AbbVie, Calico raise their age-related disease alliance funding to $3.5bn


AbbVie and Alphabet spin-out Calico Life Sciences have agreed to fund their seven-year-old partnership seeking treatments for diseases of ageing with another $500 million apiece.

The collaboration with Google sister company Calico – formed in 2014 with $1.5 billion in funding and extended in 2018 with another $1 billion top up – has already resulted in three clinical trial-stage projects for immuno-oncology and neurological diseases, and 20 early-stage programmes.

Age-related diseases are eating up R&D dollars in the biopharma sector as drugmakers look for ways to tackle the challenges of an ageing global population, with cancer and diseases like dementia at the top of the list.

Under the agreement, Calico is responsible for research and early development until 2025 and will take projects through phase 2a trials until 2030, with AbbVie having an option to take over projects once they reach later-stage development and lead commercialisation efforts.

The clinical-stage projects include two immuno-oncology candidates in phase 1 testing – both PTPN2 inhibitors – that "act at multiple steps in the cancer immunity cycle", and a drug for a neurodegenerative disease, according to a February update.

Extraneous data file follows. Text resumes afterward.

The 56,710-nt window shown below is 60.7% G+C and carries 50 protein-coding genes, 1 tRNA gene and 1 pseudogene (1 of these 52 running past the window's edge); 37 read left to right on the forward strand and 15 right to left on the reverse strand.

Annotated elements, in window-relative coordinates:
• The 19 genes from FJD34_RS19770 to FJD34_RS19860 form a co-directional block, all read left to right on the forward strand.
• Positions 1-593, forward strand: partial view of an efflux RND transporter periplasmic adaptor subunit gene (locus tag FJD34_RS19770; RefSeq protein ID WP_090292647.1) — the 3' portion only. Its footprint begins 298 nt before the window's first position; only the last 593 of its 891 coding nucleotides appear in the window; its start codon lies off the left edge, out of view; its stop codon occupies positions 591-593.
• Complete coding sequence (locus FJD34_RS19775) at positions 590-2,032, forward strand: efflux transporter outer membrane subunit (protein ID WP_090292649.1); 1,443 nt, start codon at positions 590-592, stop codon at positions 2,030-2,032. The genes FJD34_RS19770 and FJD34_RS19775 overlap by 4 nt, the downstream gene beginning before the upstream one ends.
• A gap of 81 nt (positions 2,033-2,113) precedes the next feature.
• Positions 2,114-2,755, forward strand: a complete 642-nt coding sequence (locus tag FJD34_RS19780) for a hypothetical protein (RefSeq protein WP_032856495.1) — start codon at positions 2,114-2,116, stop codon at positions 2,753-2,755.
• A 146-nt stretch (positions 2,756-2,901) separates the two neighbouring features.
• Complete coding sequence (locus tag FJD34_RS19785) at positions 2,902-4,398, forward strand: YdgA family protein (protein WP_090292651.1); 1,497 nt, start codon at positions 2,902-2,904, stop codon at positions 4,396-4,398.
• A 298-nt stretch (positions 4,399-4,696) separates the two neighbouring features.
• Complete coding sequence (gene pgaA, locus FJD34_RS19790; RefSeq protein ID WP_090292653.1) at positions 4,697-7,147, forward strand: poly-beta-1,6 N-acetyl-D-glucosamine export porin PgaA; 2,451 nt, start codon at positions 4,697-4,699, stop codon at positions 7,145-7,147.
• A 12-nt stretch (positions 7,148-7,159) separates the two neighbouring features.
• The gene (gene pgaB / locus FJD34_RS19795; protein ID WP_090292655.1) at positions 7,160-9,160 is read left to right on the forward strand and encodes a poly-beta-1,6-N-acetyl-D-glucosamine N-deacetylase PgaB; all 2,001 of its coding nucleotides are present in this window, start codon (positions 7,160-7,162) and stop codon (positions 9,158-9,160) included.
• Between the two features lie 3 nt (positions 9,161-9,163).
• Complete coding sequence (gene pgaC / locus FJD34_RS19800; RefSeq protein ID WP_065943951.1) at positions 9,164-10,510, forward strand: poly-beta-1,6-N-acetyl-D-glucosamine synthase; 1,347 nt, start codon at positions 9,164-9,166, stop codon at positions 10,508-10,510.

ABBV-CLS-484 and ABBV-CLS-579 are the two cancer drugs, both orally-active, that are being tested alone and in combination with a PD-1 checkpoint inhibitor in locally-advanced or metastatic tumours. Results are expected in 2023, according to the register.

Studies have suggested that blocking PTPN2 can increase the efficacy of cancer immunotherapies by enhancing the impact of cytokines like interferon gamma on antigen presentation and growth suppression.

The central nervous system candidate is eIF2B activator ABBV-CLS-7262, in a multiple dose study to assess its safety and pharmacokinetics in patients with amyotrophic lateral sclerosis, which is due to complete next year.

The drug targets a regulator of the integrated stress response pathway, thought to be a valid target for drug develop in not only ALS but also Parkinson's disease and traumatic brain injury.

"We set out seven years ago to bring forth a unique partnership with AbbVie that we believed could yield both novel insights into the biology of ageing and first-in-class targets for age-related diseases," said Calico chief executive Arthur Levinson.

"Our three clinical initiatives and more than 20 discovery and preclinical programs to date are clear evidence of how productive a partnership we've established," he added.